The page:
Corrections or additions?

This article by Simon Saltzman was prepared for the August 8, 2001

edition of U.S. 1 Newspaper. All rights reserved.

Review: `Major Barbara’

"Hatred is the coward’s revenge for being intimidated."

— Barbara Undershaft, in "Major Barbara."

Having a reputation as a reputable drama critic

wouldn’t

necessarily indicate a talent for playwriting. But in the case of

Irish-born George Bernard Shaw, writing plays proved to be the most

effective of forums for a man of many opinions, ranging from politics,

economics, society, and religion to the eternally confounding

relationship

between men and women. If witty rhetoric characterized his most

successful

plays, including "Pygmalion" (his most popular),

"Heartbreak

House," (his masterpiece) and "Man and Superman," (his

densest and most philosophical), it was never more enthusiastically

exercised than in "Major Barbara."

The new production of "Major Barbara," now at the Roundabout

Theater, leaves little doubt that we are being preached to by a master

dramatist and sermonizer. The affectionately moralizing play, however,

is enhanced by a spiffy staging devised by Daniel Sullivan, the

excellent

director of the current hits "Proof" and "Dinner With

Friends." Without losing what is evidently a respectful reverence

for the occasionally tongue-twisting and mind-boggling text, Sullivan

also recognizes how important it is for a maximum of comic momentum

to poke through all that is instructively wise and (pardon the

irreverence)

tediously expounded upon.

Sullivan has mercifully mined what is most amusing in Shaw’s

philosophical

tracts on avarice, indigence, religion, and the manufacturing of arms.

If such major social issues are the principal food for thought in

this 1905 comedy, it is for the cast to flavor and nourish the

pumped-with-political

posturing and often over-zealous text. In this instance, they do and

admirably. Just when you think you have heard quite enough about

everything

but the weather, each of the fine actors manages to find a way to

make you listen, laugh and respond wholeheartedly to the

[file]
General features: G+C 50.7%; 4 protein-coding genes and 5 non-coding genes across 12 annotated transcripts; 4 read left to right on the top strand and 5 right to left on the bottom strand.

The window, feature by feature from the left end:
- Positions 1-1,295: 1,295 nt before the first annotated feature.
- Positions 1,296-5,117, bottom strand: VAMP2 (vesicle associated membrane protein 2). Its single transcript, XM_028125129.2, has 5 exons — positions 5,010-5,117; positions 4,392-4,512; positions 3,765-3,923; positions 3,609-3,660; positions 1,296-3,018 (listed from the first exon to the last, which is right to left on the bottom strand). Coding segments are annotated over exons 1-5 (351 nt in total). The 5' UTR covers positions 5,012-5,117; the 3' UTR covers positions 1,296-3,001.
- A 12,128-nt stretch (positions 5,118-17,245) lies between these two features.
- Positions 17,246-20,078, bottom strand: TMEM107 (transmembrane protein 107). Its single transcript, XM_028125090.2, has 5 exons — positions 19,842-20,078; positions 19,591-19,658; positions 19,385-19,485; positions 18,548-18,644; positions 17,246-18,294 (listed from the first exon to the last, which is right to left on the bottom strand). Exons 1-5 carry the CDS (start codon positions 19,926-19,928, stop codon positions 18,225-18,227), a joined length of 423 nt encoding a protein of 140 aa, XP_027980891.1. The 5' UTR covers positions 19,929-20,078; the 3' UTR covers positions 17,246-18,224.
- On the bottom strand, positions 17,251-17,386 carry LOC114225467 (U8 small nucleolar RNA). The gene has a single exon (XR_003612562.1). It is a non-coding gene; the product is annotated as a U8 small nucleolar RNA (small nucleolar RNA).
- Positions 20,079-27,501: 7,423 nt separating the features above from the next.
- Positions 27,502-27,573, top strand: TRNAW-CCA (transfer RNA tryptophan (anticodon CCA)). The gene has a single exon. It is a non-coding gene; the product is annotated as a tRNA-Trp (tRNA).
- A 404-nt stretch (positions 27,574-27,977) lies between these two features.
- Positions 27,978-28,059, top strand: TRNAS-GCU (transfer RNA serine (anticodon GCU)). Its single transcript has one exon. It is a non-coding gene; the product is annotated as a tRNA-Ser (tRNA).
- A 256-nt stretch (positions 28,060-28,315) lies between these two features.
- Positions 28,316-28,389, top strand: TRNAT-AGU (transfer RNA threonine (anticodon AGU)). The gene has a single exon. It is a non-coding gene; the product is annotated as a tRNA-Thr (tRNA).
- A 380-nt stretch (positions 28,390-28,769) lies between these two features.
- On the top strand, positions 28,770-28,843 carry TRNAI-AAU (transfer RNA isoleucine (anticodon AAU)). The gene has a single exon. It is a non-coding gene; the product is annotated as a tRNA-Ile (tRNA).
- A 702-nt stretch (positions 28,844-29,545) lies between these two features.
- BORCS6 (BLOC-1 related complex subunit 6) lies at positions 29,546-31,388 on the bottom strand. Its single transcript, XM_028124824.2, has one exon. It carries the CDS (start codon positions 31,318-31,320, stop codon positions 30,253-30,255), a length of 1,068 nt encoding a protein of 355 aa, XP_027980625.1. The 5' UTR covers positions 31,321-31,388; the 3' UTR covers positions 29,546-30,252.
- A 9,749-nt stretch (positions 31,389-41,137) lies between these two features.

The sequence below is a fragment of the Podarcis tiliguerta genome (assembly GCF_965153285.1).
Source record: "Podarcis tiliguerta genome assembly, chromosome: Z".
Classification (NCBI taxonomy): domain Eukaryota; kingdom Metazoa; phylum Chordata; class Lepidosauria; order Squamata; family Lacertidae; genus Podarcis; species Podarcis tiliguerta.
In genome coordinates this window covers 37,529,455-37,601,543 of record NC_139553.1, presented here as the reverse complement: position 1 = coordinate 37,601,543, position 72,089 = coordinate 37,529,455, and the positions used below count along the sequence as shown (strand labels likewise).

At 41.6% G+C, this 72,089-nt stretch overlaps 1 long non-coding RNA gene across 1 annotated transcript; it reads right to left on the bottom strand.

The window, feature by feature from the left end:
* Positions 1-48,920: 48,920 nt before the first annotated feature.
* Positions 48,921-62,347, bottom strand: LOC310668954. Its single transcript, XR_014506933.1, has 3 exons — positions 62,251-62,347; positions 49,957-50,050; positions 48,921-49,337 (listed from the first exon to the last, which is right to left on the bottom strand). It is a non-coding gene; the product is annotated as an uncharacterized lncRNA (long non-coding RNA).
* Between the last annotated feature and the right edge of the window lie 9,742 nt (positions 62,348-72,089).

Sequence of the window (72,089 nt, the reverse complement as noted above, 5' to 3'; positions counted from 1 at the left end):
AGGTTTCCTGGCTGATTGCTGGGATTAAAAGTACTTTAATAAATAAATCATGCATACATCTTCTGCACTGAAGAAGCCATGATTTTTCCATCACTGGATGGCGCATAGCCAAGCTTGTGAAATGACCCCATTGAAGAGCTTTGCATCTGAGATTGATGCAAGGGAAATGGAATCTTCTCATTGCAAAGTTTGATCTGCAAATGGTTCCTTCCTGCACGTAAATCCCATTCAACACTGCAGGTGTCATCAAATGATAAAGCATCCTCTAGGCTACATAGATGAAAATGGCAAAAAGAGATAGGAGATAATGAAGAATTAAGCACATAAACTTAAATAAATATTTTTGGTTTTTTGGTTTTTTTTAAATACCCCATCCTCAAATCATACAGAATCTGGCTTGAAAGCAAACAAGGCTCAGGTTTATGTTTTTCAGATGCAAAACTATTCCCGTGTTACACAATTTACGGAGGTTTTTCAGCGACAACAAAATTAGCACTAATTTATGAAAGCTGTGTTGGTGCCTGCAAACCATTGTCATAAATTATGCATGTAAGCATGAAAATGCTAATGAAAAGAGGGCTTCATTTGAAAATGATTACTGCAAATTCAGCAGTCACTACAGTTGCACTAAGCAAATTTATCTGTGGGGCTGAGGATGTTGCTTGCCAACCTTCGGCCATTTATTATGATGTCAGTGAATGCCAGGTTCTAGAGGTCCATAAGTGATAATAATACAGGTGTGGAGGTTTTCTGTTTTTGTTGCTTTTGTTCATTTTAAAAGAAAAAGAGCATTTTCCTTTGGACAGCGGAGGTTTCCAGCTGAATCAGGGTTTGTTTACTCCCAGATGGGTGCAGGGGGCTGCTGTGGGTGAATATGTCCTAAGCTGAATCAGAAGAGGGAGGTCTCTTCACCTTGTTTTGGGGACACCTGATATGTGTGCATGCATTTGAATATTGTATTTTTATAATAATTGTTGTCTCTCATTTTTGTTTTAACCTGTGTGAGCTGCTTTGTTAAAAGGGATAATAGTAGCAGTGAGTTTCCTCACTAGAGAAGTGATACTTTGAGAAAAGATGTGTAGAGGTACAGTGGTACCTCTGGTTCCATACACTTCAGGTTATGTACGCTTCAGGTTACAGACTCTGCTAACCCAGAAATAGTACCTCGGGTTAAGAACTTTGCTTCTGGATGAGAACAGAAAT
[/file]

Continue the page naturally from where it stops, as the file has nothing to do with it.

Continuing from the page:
"discussion

in three acts" (Shaw’s note).

The discussion more often than not centers on Barbara (Cherry Jones),

a dedicated and sincere young woman who has joined the Salvation Army

and tirelessly helps the poor in London’s East End shelters. Not far

from Barbara’s side is Adolphus Cusins (Dennis O’Hare), the professor

of Greek whose love for Barbara has prompted him to join the Army

(bang the drum loudly) just to be near her.

As the play begins, Lady Britomart Undershaft (Dana

Ivey) has summoned her two daughters Barbara and Sarah (Henny Russell)

and their respective fiancees Adolphus and Charles (Rick Holmes) to

the library of her home. Also present is her pompous, stuffed shirt

of a son Stephen (Zack Orth). A meeting has been arranged to

re-introduce

them to their long-estranged father Andrew Undershaft (David Warner),

an enormously successful and wealthy manufacturer of munitions. The

meeting leads to witty discourse on their futures and finances and

eye-opening visits to a Salvation Army shelter and the father’s

munitions

factory, with each scene designed by John Lee Beatty with a flair

for both the riches and the harsh realities of the times.

A practitioner of the "religion of capitalism," Undershaft

takes on the challenge set forth by Barbara to visit the shelter if

she will visit the factory. While Shaw’s inquiries into the ethics

of charity — and the morality of making money — are as sound

and scandalous as they were 96 years ago, they can, in the style of

the play, come off as stuffy and stale. But this is not the case given

the freshness and vitality imposed by the performances.

Warner, whose fame in the United States comes from such films as

"Tom

Jones," "Morgan," "The Omen," is making an

impressive

American stage debut as the smoothly demonic and erudite tycoon who

maintains a distant grip on his family and their fortunes. Ivey, an

actor who has proved a constant joy from season to season ("The

Last Night of Ballyhoo," "Waiting in the Wings,"

"Driving

Miss Daisy") all but dominates the scenes in which her haughtily

hilarious queen mum attitude propels and peppers the talk and the

action. Tony Award-winner Jones ("A Moon for the Misbegotten")

is lovely to watch as she moves in the title role from a position

of unguarded self-righteousness into a state of more enlightened

humanitarianism.

O’Hare is a pleasure to watch as the cleverly tentative Adolphus who

is as unconsciously disarmed by his love for Barbara, as he is

intrigued

and troubled by Undershaft’s intellectually compelling arguments.

Holmes is a source of constant amusement as the dashing and dim-witted

Charles, and Orth should get credit for finding a heart in the

otherwise sanctimonious and puritanical Stephen. Dare this

presumptuous

critic to suggest that a little judicious pruning of the text would

be in order. Two stars. Maybe you should have stayed home.

— Simon Saltzman

Major Barbara , American Airlines Theater, 227 West 42

Street, New York, 212-719-1300. $40 to $65.


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